Secretary General George Robertson, NATO : The operation that took place very successfully in West Mostar last week was against anti-Dayton elements, and I believe that is was a huge success, and an illustration about how the multi-national forces inside Bosnia and Herzegovina can get at that. Commander of SFOR is in charge of the identifying of the targets. We do so, or SFOR does so, without fear or favor, and there is absolutely no intention to deal with one group against another group. It is…there will be a fair approach taken to all those who seek to undermine the Dayton Agreement. General Adams?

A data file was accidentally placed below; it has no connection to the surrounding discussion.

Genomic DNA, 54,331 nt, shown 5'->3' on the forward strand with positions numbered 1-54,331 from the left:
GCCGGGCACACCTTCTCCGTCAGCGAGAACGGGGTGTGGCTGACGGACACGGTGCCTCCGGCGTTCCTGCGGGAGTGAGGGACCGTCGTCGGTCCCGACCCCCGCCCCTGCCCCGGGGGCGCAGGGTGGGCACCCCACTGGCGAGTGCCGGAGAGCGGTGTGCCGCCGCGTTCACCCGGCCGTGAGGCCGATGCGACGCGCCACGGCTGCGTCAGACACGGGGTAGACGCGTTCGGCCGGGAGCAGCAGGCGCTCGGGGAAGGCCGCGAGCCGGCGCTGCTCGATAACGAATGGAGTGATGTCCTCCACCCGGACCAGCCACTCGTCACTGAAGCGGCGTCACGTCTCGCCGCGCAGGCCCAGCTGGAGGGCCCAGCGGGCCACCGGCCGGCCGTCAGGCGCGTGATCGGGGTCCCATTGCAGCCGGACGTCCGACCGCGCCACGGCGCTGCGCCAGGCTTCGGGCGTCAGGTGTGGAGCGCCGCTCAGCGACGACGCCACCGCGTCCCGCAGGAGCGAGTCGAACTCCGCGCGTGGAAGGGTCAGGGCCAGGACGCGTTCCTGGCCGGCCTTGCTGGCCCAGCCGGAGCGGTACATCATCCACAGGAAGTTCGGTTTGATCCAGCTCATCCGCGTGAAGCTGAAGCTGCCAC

General Ronald Adams, SFOR : I think I'd just reaffirm what the Secretary General said: these are complicated operations, operations that require a great deal of planning, information and intelligence, and when we have that information we will act. It's clearly within our mandate when we see any Dayton activities: that's what we're here for, and we'll proceed accordingly.

Q : Mr. General secretary. Nice words. We have seen…our public has seen that you yourself had a firm position in the last NATO action in Kosovo, and before it also. So, because of…you know also that there were also some blockades during the last years in respect of the detention of war criminals. Will there be a new era of Robertson now in respect of arresting war criminals?